State of the River address reaffirms a new ‘water reality’ for Colorado |

State of the River address reaffirms a new ‘water reality’ for Colorado

Andy Mueller, the Colorado River District's general manager, gives the keynote address Thursday, May 3 during the annual State of the River in Granby.
Sawyer D’Argonne /

Coloradans and all those who rely on the Colorado River must begin to accept a new reality as reserves in the lower basin become more difficult to fill, that is according to Andy Mueller, who replaced Eric Kuhn as the Colorado River District’s general manager in December.

Mueller included those words in his keynote address last week during the Colorado River District’s State of the River presentation for Grand County at the Inn at SilverCreek in Granby. The presentation also featured updates on the Fraser Flats River Habitat Project and Windy Gap modifications, but reinforced the notion of a changing water “reality.”

“We have been in an 18-year period of what I would consider a new water reality,” said Mueller. “People will call it a drought, but the reality is that over the last 18 years we’ve seen the snowpack above Lake Powell drop to 59 percent, and the inflow is at just 42 percent of average.”

Colorado is under obligation to deliver 75 million acre feet of water to Lake Powell, which serves as something of a savings account for the river’s stakeholders in the lower basin, every 10 years according to the Colorado River Compact signed in 1929. But Lake Powell, located in Utah, hasn’t been filled since 1999, and data suggests there could be a long-term problem.

Agricultural uses on the western slope account for a majority of the water depletions in the Colorado River Basin, about 1.3 million acre feet, according to Mueller. Municipalities and industry on the eastern slope take the next biggest piece of the pie with more than 360,000 acre feet. East slope agriculture takes about 180,000 acre feet, and municipalities and industry on the western slope take just 77,000 due to its relatively small population.

This is important because agricultural users have senior water rights, which keeps water flowing west to support Colorado’s recreational activities like fishing and rafting. It also helps to support better wildlife habitats and scenic pastures that provide value to the quality of life in western Colorado.

“Often times we’re boating and fishing on someone’s irrigation water,” Mueller said. “We should be thankful for those farmers and ranchers who pull that water downstream.”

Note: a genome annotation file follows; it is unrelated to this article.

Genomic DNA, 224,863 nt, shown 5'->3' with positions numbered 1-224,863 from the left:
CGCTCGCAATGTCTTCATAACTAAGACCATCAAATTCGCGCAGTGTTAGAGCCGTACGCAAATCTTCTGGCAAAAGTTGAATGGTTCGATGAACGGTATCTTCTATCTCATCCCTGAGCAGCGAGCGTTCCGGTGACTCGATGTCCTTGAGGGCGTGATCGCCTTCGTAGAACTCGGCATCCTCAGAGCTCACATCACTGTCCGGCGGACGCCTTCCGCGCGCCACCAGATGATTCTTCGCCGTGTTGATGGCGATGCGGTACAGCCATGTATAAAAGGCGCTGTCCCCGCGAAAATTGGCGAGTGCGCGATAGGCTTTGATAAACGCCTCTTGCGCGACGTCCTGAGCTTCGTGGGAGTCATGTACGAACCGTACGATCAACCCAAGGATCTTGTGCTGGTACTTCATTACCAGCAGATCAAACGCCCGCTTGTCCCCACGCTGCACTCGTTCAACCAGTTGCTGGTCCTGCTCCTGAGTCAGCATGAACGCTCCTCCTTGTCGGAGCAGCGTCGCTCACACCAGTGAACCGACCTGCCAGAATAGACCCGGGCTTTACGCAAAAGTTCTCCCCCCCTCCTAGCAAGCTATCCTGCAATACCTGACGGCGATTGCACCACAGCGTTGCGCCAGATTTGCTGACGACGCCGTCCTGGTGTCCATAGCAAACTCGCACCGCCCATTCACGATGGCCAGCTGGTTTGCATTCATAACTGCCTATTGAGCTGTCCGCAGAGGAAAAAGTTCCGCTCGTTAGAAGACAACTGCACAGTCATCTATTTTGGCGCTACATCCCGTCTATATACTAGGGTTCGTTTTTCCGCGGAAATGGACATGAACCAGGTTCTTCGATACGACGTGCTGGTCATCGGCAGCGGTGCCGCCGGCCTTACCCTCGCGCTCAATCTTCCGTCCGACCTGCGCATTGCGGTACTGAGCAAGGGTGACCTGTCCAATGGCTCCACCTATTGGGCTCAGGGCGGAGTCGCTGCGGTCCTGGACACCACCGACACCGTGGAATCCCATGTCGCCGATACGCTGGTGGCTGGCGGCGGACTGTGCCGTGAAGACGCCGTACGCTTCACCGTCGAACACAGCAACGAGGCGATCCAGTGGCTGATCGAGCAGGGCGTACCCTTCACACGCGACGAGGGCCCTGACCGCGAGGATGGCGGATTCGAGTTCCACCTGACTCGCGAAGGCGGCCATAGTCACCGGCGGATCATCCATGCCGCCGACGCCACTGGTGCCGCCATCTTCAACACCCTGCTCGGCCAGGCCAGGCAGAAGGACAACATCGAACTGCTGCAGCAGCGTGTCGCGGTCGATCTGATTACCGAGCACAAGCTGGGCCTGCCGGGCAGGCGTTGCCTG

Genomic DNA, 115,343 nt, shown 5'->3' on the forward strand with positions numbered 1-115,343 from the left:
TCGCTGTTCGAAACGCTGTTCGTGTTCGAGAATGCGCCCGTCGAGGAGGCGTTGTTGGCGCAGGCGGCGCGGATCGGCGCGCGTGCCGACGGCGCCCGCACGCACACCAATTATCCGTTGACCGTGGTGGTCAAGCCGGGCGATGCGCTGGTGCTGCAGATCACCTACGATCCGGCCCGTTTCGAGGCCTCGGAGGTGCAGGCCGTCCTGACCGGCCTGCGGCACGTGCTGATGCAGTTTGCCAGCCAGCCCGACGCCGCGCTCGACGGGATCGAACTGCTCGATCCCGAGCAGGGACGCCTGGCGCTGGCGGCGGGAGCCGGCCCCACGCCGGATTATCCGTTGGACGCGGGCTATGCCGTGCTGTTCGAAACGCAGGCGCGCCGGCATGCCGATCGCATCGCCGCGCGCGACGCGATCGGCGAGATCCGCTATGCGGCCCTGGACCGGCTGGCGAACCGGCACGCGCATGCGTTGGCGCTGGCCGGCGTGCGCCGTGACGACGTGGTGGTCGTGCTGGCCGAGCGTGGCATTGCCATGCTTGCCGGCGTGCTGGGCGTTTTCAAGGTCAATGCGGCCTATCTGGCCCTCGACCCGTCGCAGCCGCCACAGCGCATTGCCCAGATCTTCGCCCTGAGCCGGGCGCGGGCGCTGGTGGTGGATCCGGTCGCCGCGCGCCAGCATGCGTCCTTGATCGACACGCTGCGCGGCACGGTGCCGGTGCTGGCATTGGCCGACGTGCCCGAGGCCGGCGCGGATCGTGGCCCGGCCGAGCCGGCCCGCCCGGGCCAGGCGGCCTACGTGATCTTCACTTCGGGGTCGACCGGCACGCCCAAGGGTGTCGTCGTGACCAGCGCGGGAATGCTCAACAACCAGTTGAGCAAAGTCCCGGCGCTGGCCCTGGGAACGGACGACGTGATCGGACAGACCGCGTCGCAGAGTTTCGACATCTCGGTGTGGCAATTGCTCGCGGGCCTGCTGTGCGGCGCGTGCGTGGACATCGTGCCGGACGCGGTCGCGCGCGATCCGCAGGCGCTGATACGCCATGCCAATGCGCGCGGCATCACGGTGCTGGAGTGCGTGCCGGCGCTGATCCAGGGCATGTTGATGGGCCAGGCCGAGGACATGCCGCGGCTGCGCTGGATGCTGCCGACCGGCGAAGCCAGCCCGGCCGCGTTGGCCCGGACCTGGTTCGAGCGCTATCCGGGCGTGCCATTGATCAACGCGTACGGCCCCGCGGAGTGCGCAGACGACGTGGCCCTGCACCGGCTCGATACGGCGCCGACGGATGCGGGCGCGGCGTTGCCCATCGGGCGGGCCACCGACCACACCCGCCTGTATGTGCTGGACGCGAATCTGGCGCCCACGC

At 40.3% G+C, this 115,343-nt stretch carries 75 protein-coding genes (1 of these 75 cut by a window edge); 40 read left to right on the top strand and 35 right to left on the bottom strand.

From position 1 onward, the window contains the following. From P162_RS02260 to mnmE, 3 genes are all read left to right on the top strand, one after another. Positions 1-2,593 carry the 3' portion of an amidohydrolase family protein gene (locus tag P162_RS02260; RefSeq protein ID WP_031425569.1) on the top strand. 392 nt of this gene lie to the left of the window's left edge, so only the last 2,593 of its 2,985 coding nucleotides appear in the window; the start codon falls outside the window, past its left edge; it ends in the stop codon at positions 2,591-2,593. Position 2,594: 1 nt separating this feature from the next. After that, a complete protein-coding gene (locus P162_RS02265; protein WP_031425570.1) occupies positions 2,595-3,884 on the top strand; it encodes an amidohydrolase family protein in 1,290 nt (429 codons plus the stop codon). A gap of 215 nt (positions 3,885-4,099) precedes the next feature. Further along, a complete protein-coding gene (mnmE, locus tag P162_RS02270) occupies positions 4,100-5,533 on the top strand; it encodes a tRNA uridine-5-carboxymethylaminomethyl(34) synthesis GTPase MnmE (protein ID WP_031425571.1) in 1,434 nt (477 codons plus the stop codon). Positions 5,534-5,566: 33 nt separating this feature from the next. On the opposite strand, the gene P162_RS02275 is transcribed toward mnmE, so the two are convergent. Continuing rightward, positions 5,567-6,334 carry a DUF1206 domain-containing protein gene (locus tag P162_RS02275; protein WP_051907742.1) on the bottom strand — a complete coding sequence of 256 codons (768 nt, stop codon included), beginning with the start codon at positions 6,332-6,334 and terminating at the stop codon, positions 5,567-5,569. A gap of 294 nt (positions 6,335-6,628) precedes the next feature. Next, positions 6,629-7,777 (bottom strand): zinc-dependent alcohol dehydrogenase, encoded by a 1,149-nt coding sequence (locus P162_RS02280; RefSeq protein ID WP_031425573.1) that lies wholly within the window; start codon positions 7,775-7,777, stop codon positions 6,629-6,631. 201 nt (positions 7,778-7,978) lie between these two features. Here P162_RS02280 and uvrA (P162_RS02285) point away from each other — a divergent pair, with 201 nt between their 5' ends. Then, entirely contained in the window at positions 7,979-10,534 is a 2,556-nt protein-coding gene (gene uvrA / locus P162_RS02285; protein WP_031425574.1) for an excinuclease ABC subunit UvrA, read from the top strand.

But the lack of water making it to Lake Powell is an issue.

Officials expect about three million acre feet of water to make it into Lake Powell between May and July, the biggest water quarter of the year. But three million acre feet is only about 42 percent of the historical average for that time period, and an extended drought that drops the inflow below the amount required by the compact could have dire economic consequences for the state.

“If we run into a situation where our deliveries drop below that required amount, we’re looking at a call from the Department of the Interior,” said Mueller. “Under federal law, according to the compact that our predecessors sign, they could curtail all of our post-compact water rights, and we could lose significant economic activity as a result.”

Continued shortages also raise concerns about speculative purchases of western farmlands by those looking to acquire water rights.

“We don’t want the municipal providers so insecure that they decide to come over and start buying agriculture on the western slope, in anticipation of that moment when they can dry it up and send the water down stream,” said Mueller.

So why is there a shortage, and what can be done about it?

While consumption numbers have remained relatively stable, scientists posit that low inflow numbers correspond with hotter summers, windier days, longer growing seasons, population growth and historical overuse in the lower basin. Estimates of flow sensitivity to temperature assume that by mid-century river flow will have decreased by 20 percent, and 35 percent by the end of the century if steps aren’t taken.